Now I use a direct competitor to the Shuffle. I got it over a year and a half ago for $109. Its a 1gb Samsung YP-F1. Again its slightly bigger than the Shuffle but not enough to matter. Like the Shuffle, the headphone jack is also used for charging the battery and transferring music. It also has a clip - slide-on style metal, very tight and strong. BUT WAIT! This player also loads files by drag-drop folders if not the proprietary app; has a voice recorder; FM tuner; and most importantly missing from the shuffle, a display.
The Samsung displays letters a bit small for my middle aged eyes but its loaded with info: battery charge (12-14 hrs); track number and title, time, eq setting, play mode. My wife and I share it so it is real nice to have his and hers folders on it. Two downsides: 1) battery forms memory so you're supposed to totally discharge before you recharge; 2) doesn't support Audible books file format.
To work around the battery memory issue, when it gets low I put it on settings that will drain battery quicker (bright display, display always on, faster scroll on title, etc). Even so, by now the battery life is closer to 10 hrs on full charge, because there have been too many times when I charged it before it was fully drained. Also, now the toggle switch is starting to give out. I'm glad I got the $30 2-yr protection plan at Best Buy.
Also the Samsung has easy to find and use exterior volume and nav buttons for easy no-look control. One friend of mine says with his Shuffle its easy to move forward/back but its a bit harder to get used to controlling volume. Maybe that's just a personal issue. Sound quality is adequate, not as nice as the Creative, probably no better than the Shuffle.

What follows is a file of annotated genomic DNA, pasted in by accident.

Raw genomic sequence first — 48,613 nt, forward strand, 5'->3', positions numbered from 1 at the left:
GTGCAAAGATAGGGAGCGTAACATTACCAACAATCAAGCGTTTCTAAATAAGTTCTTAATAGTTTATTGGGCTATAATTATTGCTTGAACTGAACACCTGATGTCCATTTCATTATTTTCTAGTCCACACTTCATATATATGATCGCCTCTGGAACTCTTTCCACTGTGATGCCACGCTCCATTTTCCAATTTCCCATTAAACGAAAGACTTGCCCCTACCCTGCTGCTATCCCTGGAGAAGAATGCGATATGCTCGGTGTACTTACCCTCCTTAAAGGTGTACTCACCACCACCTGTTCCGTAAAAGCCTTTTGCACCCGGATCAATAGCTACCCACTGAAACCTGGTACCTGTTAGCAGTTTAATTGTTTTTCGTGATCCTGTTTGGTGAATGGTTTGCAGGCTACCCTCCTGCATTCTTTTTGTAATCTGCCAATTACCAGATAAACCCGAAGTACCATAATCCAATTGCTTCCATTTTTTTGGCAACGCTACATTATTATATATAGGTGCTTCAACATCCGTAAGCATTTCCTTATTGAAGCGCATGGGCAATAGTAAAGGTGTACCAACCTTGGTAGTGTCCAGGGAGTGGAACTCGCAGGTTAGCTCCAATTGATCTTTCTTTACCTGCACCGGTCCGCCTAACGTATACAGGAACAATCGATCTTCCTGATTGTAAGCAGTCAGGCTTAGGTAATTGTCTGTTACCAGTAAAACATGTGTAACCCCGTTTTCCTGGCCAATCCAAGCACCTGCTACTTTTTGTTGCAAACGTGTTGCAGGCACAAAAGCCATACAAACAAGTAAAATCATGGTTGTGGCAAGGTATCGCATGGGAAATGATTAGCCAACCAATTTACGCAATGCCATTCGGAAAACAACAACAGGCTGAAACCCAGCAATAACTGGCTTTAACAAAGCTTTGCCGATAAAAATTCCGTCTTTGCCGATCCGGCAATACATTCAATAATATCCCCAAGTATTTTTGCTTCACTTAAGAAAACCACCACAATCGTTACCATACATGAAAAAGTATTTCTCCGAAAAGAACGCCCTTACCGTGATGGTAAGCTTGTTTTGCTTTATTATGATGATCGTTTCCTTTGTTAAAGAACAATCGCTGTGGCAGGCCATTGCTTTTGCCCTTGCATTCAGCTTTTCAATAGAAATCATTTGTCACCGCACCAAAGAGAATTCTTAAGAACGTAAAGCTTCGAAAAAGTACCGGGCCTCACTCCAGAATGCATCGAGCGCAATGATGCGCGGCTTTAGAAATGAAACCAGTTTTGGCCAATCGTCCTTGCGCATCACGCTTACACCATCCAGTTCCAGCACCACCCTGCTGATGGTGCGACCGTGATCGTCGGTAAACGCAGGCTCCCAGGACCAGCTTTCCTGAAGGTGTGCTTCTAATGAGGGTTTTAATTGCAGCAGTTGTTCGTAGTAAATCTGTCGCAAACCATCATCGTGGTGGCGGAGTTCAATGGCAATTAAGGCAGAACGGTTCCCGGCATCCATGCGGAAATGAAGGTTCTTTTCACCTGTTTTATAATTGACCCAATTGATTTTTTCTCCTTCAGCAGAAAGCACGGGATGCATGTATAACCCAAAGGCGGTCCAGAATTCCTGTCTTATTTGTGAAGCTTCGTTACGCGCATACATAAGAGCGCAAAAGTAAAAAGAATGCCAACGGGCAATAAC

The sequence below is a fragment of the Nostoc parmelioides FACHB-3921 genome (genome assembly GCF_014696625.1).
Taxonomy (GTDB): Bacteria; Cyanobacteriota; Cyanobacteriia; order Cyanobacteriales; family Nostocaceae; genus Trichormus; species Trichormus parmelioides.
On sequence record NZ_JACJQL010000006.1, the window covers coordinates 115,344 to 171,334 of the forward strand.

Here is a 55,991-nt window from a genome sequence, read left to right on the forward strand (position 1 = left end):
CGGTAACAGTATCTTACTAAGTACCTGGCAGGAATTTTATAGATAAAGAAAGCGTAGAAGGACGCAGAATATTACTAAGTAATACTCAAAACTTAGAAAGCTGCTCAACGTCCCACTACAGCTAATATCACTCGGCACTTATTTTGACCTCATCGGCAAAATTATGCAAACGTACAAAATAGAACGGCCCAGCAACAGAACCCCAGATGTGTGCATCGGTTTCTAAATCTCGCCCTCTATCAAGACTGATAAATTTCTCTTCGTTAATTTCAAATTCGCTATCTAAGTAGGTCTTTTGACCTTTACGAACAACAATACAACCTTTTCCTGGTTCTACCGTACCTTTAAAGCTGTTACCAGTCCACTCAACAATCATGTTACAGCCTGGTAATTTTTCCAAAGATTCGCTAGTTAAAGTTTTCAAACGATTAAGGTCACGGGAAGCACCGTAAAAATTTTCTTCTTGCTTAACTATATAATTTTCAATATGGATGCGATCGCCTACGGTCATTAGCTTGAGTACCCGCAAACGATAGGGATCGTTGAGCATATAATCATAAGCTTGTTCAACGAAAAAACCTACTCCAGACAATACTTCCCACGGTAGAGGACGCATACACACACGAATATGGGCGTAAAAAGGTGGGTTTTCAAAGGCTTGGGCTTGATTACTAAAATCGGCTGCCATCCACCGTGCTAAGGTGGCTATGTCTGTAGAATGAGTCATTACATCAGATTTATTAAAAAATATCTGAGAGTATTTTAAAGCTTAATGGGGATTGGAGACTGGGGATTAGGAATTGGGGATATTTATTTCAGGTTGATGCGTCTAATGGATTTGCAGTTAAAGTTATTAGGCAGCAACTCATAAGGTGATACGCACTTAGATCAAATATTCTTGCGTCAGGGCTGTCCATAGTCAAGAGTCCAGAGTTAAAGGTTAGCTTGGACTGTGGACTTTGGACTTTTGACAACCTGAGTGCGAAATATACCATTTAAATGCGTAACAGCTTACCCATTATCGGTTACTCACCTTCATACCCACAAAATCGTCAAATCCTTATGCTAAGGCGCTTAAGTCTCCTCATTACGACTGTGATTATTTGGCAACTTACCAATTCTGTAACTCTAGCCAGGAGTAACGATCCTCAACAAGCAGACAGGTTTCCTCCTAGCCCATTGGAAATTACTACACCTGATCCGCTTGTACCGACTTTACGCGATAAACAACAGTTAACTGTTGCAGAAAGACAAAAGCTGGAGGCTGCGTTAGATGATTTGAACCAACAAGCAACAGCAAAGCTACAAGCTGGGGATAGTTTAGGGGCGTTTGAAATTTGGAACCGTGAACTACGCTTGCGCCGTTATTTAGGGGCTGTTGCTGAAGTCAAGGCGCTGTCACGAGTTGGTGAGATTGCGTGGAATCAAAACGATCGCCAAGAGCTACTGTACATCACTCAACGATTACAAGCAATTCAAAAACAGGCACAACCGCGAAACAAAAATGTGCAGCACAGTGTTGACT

Another hugely important plus for the Samsung is that it was on market before the shuffle. The downside is I don't think its available any more.
But by now there are plenty of adequate 1gb players for under $80.
But the ipod just looks so coooool. And the commercials are so cool. So anyone supporting Apple, Inc must be soooo coooool and feel really cool wearing that brand.
I wouldn't say I'm an ipod hater but will gladly admit to being a iTunes hater.
She also has a shuffle she uses for working out, snowboarding, biking, etc. She also keeps it in her jacket pocket so it's always on her no matter where she goes
I think the shuffle is a product that fulfills a specific niche nicely. It's perfect for working out, and that's about it. While running I can't focus on a screen when changing tracks anyway, and being able to clip it to my shirt or shorts rather than getting an arm case is a definite plus.
Otherwise, I'd say take your $79 and get a iAudio U2 or similar. Almost as small, standard USB port, radio, screen. Done.